Security investments come under scrutiny

Making security pay is a matter of understanding potential risk exposures. Businesses need to invest accordingly and follow best practices to achieve a return on investment.

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By  Alicia Buller Published  September 25, 2004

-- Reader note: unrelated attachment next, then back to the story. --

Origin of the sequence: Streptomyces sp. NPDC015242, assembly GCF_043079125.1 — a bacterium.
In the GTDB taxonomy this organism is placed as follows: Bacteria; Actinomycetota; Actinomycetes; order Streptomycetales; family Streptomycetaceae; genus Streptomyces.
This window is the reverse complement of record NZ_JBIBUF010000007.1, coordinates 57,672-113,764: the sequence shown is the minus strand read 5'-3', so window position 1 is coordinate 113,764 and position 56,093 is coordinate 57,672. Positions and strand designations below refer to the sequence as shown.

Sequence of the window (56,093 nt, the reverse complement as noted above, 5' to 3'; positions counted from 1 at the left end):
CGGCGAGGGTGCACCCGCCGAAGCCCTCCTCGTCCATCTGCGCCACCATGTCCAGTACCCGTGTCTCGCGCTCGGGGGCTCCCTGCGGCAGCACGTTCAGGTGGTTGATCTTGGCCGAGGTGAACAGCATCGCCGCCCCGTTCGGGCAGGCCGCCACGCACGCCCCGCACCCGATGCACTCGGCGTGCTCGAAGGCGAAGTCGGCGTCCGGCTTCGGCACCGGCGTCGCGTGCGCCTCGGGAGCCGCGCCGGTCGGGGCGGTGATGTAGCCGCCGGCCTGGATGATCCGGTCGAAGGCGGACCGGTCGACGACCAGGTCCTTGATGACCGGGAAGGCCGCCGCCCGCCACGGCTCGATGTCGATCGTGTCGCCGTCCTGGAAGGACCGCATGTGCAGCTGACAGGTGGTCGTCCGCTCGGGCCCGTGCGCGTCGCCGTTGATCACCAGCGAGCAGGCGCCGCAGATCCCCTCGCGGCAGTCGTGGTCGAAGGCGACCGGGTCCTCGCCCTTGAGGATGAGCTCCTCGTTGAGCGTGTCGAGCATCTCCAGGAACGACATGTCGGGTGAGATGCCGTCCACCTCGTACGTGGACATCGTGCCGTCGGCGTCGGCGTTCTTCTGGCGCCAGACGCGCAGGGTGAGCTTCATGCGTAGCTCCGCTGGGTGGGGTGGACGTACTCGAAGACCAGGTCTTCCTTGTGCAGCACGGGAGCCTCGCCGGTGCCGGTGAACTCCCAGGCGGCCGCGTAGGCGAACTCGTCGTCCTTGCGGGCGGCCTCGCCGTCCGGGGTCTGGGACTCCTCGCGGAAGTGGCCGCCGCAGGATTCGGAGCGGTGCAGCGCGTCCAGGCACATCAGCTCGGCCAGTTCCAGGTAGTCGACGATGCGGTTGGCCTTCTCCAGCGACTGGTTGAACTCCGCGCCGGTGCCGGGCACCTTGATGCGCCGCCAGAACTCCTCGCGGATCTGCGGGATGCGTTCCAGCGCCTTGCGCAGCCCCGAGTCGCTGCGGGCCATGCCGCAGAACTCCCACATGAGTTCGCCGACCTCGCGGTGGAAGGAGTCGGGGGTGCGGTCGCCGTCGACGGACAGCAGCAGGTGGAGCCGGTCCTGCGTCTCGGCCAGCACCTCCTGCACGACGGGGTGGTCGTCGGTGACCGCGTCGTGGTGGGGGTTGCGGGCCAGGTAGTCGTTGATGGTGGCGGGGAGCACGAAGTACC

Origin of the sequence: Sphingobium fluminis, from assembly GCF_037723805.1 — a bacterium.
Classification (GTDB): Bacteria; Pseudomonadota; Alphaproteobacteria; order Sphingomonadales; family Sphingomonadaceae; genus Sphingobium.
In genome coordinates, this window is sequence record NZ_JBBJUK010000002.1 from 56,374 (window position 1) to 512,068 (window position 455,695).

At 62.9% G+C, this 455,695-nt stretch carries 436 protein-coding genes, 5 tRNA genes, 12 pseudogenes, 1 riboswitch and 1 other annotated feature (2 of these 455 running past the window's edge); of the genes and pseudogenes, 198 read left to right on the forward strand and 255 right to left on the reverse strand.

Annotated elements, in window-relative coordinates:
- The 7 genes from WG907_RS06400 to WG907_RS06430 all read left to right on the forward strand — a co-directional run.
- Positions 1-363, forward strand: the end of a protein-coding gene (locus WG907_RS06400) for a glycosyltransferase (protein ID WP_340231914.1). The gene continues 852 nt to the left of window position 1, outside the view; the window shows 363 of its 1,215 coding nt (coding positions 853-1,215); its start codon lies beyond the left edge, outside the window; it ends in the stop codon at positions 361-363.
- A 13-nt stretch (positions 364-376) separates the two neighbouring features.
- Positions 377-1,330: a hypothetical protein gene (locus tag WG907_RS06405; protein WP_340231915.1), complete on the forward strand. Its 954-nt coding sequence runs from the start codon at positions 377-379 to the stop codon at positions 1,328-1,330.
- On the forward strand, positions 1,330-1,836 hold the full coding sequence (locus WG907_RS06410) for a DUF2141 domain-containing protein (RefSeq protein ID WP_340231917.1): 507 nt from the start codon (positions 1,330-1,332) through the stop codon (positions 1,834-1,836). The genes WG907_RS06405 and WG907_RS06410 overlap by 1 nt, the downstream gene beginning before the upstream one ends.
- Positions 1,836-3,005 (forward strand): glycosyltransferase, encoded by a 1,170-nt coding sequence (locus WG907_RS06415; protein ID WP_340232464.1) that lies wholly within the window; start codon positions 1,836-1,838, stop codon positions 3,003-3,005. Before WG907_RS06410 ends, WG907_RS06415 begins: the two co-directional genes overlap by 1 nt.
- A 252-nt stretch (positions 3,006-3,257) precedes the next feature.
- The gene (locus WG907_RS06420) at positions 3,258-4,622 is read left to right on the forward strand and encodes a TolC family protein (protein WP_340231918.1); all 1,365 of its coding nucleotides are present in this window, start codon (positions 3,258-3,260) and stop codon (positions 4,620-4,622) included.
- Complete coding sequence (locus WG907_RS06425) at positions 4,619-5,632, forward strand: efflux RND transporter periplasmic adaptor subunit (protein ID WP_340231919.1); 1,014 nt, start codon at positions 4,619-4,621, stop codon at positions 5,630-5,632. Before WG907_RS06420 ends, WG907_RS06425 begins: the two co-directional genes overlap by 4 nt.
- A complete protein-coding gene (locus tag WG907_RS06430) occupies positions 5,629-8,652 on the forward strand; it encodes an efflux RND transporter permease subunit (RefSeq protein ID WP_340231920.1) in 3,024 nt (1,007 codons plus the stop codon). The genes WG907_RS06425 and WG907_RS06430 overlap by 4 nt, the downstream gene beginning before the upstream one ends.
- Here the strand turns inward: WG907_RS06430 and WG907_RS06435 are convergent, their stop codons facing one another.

|~|pkmcafee100.jpg|~|Peter Kwisthout, Middle East territory manager at McAfee|~|In 2001, a virus affected just one in 300 e-mails. By 2015, three out of four e-mails will be infected, according to Marshall Institute. The research firm also says that e-mail is just one vulnerability in a network. As internet criminals get smarter, the litany of potential threats is growing as worms, Trojans, website defacement, information theft, spoof e-mails and in-house fraud are becoming increasingly common. Security is an issue concerning companies across the world and the Middle East is no exception. Last year’s joint ACN and PricewaterhouseCoopers (PwC) survey revealed that 55% of local respondents admitted that viruses had impacted their organisation. In addition, 50% said systems failure and inappropriate use of computing resources by employees had also affected their companies. These incidents have prompted local businesses to realise the importance of having a secure network. However, there’s still some ambivalence around how to make IT security investments worthwhile. Research firm IDC recently reported that companies are now spending up to 80% of their IT budgets on security, a figure that is simply not sustainable in the long-term. “Still, all businesses must take precautions in protecting their intellectual property, ranging from customer information and research through to development data to confidential employee records. Failure to do so can mean the loss of millions of dollars in ‘clean-ups,’ shareholder distrust in the integrity of corporate information and lawsuits,” warns Michel Kilzi, CEO of security vendor, Front Defence. “In the end, it could be a lot riskier and more expensive to cut corners on security spending,” he adds. The key is to realise where security is required the most, and to apportion the budget accordingly. Often when there is a security challenge, businesses have a tendency to push it over to their IT division without finding out the problem. “And these technical guys don’t know what really needs to be managed from the business [perspective],” says Mirza Asrar Baig, CEO of IT Matrix. “The [management] should decide what needs to be managed. Once that is decided, the IT team can then suggest what technology needs to be implemented,” he adds. As businesses in the Middle East start to use sophisticated technology, IT divisions are fast becoming an integral part of the core business. For instance, if a bank’s IT system crashes and suffers from two hours downtime, it will paralyse all of its operations — this is a critical business issue. It can signal serious costs, and not only in terms of money. “Dubai airport was down for eight hours because of the Sasser worm and this cost [it] millions of dollars. But, in reality, it could be much more than that. The possibilities are endless,” says Peter Kwisthout, Middle East territory manager at McAfee. “The impact on your brand is huge, though not measurable. It’s unacceptable for a large corporation to have their system down or to have critical information stolen,” he adds. Making security pay is a matter of understanding potential risk exposures. The best way to do this is to conduct periodic audits of organisational assets and then implement technology and processes that protect those assets. Typically, this will include regular vulnerability assessments in order to understand who has access to what company information and to ensure that security policy is in line with corporate governance. “Security is a process and requires a change in corporate thinking. IT and other managers need to create processes to combat security risks. One way to do this is for managers to educate employees through regular security training and awareness programmes,” says Kilzi. Furthermore, as much attention must be paid to the implementation of a solution as to the boxed technology itself. An inexpensive well-deployed one will better protect a company than a poorly implemented top-of-the-range solution. ||**||

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